Last week, I was in Estes Park, CO for a national gathering of the Company of New Pastors. I spent the week with recent graduates from all of the PC(USA)’s seminaries who were selected for this program because of the particular promise that they showed for ministry. There were some good things about this week, but there were also some things that I’ve observed that leave me worried about the future of our denomination. Here are a few:

1.) We gathered for prayer three times a day. The first session was Tuesday evening. Chris and I were running late, and as we were walking down the hall to the meeting room, we heard the sound of voices singing “In the Secret.” We were both pleasantly surprised to hear passionate singing, no less singing of a song written this century. We then neared the meeting room, opened the door, and discovered a room full of young pastors sitting around and waiting for things to begin. The singing was coming from another room. Instead, our worship, (admittedly with some noble exceptions) slavishly followed the Book of Common Worship’s daily prayer rubrics. This made for worship that was theologically sound, but missiologically ineffective if ever attempted for use with laity (and even some clergy) under the age of 40 (and even some over 40).

2.) The retreat also included a panel discussion in which we could learn from several experienced mentor pastors, all of whom were very qualified for the task, and had good things to share. Since we’re all entering a ministry context in which the denomination we’re serving in is declining in numbers, young people are seemingly uninterested in the gospel (or at least they way in which it’s traditionally been presented), and we had a panel of entirely white pastors and the Company of New Pastors class was probably about 90% white (maybe even higher) despite the fact that ethnic minorities are all growing, you’d think there would be some significant discussion about missiological, evangelistic, and cross-cultural aspects of ministry. Nope. Most of the discussion centered on administrative issues of ministry; interacting with sessions and personnel committees, handling vacation and continuing education time, and so forth.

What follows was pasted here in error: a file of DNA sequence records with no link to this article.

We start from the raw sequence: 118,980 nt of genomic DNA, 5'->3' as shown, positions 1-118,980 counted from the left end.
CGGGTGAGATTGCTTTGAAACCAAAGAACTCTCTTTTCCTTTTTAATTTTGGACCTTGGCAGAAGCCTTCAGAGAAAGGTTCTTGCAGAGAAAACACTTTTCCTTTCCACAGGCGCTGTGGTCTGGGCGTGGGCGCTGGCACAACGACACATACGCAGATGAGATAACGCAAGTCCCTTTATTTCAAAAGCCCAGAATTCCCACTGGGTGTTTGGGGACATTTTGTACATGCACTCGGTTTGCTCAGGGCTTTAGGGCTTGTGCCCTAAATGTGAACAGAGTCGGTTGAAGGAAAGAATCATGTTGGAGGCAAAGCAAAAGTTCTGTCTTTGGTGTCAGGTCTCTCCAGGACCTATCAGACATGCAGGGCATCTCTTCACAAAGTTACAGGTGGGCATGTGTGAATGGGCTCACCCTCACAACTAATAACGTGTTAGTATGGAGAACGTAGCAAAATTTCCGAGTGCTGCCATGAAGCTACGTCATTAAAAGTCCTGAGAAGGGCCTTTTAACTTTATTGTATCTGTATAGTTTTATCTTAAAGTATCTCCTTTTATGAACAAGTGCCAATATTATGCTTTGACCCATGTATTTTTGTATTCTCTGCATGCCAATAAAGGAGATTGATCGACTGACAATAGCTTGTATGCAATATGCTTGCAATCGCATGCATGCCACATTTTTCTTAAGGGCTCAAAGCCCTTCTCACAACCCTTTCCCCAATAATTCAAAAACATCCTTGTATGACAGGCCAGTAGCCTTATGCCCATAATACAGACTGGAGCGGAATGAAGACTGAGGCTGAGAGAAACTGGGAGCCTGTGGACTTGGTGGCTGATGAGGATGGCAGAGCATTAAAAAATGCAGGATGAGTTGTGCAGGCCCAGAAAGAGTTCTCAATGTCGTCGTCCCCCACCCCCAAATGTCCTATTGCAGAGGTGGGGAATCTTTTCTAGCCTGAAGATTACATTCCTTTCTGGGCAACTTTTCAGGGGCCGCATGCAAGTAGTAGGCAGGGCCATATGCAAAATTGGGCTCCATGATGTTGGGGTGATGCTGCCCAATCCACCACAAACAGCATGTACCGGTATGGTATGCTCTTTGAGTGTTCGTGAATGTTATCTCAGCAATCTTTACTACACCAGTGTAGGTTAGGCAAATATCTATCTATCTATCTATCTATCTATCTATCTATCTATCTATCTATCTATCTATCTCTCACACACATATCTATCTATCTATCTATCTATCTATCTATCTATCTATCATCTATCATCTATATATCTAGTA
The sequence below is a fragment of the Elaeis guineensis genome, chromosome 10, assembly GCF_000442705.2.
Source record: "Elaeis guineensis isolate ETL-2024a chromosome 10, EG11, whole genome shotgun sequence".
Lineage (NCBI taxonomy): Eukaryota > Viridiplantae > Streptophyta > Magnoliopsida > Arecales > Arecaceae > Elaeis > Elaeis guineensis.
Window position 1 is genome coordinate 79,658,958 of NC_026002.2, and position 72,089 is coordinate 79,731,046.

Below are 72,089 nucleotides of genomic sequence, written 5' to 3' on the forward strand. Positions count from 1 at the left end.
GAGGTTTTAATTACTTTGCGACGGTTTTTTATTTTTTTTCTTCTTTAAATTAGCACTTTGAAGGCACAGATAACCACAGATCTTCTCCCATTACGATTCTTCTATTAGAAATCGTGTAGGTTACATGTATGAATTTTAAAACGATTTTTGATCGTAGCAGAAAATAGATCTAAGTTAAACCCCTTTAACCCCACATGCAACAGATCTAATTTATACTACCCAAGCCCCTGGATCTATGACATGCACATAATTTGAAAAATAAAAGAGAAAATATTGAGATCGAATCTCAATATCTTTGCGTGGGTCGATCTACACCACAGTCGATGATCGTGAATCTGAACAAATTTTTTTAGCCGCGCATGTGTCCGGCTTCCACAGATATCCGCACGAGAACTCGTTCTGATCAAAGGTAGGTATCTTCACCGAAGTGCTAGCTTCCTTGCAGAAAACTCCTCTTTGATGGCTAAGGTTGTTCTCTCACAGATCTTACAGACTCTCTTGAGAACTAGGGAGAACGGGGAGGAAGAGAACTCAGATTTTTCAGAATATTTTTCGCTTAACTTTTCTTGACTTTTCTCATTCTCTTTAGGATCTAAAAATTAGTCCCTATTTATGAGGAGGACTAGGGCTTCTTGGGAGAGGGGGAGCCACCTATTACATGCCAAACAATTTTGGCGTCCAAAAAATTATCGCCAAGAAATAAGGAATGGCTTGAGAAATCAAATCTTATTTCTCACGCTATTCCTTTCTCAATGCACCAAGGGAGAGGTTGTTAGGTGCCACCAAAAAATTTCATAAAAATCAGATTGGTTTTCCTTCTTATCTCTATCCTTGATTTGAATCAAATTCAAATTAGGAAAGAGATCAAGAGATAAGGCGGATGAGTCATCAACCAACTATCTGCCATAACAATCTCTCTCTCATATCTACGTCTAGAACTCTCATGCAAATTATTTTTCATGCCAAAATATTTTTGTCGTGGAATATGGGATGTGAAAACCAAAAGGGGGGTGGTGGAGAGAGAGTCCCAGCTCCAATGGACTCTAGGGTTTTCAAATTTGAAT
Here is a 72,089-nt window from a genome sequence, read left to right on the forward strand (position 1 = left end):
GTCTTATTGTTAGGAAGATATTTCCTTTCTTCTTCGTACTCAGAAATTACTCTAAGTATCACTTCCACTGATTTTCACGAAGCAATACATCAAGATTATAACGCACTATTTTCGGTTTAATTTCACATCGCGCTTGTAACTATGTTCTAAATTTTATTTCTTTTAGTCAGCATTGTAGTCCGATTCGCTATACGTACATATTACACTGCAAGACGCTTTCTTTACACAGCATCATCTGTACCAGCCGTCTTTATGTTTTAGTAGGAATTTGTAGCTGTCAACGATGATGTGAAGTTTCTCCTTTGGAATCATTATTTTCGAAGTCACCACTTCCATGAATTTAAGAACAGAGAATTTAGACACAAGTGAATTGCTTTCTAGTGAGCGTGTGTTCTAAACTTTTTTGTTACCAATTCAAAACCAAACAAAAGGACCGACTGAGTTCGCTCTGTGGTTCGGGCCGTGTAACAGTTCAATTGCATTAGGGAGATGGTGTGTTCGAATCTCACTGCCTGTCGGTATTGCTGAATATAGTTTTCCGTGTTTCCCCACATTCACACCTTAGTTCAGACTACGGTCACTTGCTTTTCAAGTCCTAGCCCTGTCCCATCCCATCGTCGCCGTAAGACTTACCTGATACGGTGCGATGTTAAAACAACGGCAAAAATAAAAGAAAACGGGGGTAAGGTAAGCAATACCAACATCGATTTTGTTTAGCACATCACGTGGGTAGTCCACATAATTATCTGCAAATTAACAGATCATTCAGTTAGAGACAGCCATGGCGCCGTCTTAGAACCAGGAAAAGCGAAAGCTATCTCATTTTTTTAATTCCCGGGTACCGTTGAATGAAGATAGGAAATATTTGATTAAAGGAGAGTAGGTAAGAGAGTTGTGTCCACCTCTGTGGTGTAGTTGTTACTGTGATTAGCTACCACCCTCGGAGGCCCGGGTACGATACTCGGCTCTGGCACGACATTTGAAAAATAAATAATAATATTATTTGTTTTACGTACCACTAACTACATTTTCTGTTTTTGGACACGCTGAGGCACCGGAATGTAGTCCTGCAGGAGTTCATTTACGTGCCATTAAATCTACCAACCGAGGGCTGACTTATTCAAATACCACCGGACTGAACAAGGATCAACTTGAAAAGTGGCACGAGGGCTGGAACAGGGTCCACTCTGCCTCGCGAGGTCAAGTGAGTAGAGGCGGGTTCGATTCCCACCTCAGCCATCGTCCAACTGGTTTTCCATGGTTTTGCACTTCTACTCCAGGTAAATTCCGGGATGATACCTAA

3.) There was also a time for people to meet in small groups based on ministry situations. (Solo pastor; associate pastor; still seeking a call; women in ministry). Given the context I described above in 2., and the fact that this was a gathering of the seminary graduates showing great promise, there would be a significant number of people going into new church development or the mission field. Once again, this wasn’t the case. Apart from Chris and I and those still seeking or not-yet-seeking a call, everyone else was in a traditional pastorate.

What bothers me about all of this is that our denomination is declining, even failing, and we desperately need new ministries and new structures if the ministry of the PC(USA) is going to continue. Instead, much of this retreat encouraged the maintenance of the present institution. The Company of New Pastors is an opportunity to challenge some of the PC(USA)’s best new leadership to taken on challenging and innovative ministries that can renew and revitalize our denomination. If only that challenge would be given…